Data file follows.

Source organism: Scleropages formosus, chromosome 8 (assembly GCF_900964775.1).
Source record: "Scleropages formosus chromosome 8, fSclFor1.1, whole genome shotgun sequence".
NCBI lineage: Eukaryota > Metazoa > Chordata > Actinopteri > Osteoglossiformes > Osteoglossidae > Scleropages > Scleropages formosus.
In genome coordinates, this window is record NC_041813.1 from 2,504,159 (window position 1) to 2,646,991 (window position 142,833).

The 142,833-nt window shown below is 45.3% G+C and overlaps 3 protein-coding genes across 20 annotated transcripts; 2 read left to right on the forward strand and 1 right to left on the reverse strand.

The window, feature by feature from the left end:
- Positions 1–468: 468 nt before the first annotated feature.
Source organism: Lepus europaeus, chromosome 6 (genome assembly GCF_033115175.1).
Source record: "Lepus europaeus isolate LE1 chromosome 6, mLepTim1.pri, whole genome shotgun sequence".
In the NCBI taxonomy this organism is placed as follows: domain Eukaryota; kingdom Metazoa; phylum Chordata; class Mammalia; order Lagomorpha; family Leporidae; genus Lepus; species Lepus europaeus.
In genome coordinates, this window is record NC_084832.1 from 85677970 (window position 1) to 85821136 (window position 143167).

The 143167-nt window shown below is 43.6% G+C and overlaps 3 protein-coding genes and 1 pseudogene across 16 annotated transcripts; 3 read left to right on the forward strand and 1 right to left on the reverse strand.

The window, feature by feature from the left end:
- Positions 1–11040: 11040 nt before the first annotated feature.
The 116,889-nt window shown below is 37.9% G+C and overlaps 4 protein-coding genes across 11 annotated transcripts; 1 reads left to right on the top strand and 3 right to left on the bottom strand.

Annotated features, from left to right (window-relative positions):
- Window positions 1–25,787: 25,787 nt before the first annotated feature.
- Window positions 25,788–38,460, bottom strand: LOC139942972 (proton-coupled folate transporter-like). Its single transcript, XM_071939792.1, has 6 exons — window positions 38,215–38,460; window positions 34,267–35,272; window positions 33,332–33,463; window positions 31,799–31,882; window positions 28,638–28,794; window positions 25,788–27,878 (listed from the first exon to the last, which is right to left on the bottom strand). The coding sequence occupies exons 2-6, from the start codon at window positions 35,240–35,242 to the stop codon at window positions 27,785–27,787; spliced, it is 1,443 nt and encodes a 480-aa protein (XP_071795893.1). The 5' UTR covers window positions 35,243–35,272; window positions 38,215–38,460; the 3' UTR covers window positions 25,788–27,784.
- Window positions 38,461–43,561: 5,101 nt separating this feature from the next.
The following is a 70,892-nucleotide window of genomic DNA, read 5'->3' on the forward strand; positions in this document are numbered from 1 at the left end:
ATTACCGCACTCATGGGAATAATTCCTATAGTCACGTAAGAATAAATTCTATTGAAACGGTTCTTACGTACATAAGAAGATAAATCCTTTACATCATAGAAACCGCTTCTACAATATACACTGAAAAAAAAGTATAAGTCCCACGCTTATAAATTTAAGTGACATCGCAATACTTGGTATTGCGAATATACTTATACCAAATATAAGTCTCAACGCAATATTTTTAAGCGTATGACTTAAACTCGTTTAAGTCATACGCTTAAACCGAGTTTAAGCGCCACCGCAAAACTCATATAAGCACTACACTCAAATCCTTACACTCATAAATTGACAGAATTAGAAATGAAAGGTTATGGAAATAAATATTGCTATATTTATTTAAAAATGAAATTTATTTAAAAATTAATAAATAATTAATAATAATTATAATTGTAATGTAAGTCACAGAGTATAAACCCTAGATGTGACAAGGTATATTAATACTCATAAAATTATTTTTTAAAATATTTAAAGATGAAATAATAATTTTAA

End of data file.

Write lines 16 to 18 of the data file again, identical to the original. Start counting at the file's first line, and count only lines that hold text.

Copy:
Annotated features, from left to right (window-relative positions):
- Window positions 1–25,787: 25,787 nt before the first annotated feature.
- Window positions 25,788–38,460, bottom strand: LOC139942972 (proton-coupled folate transporter-like). Its single transcript, XM_071939792.1, has 6 exons — window positions 38,215–38,460; window positions 34,267–35,272; window positions 33,332–33,463; window positions 31,799–31,882; window positions 28,638–28,794; window positions 25,788–27,878 (listed from the first exon to the last, which is right to left on the bottom strand). The coding sequence occupies exons 2-6, from the start codon at window positions 35,240–35,242 to the stop codon at window positions 27,785–27,787; spliced, it is 1,443 nt and encodes a 480-aa protein (XP_071795893.1). The 5' UTR covers window positions 35,243–35,272; window positions 38,215–38,460; the 3' UTR covers window positions 25,788–27,784.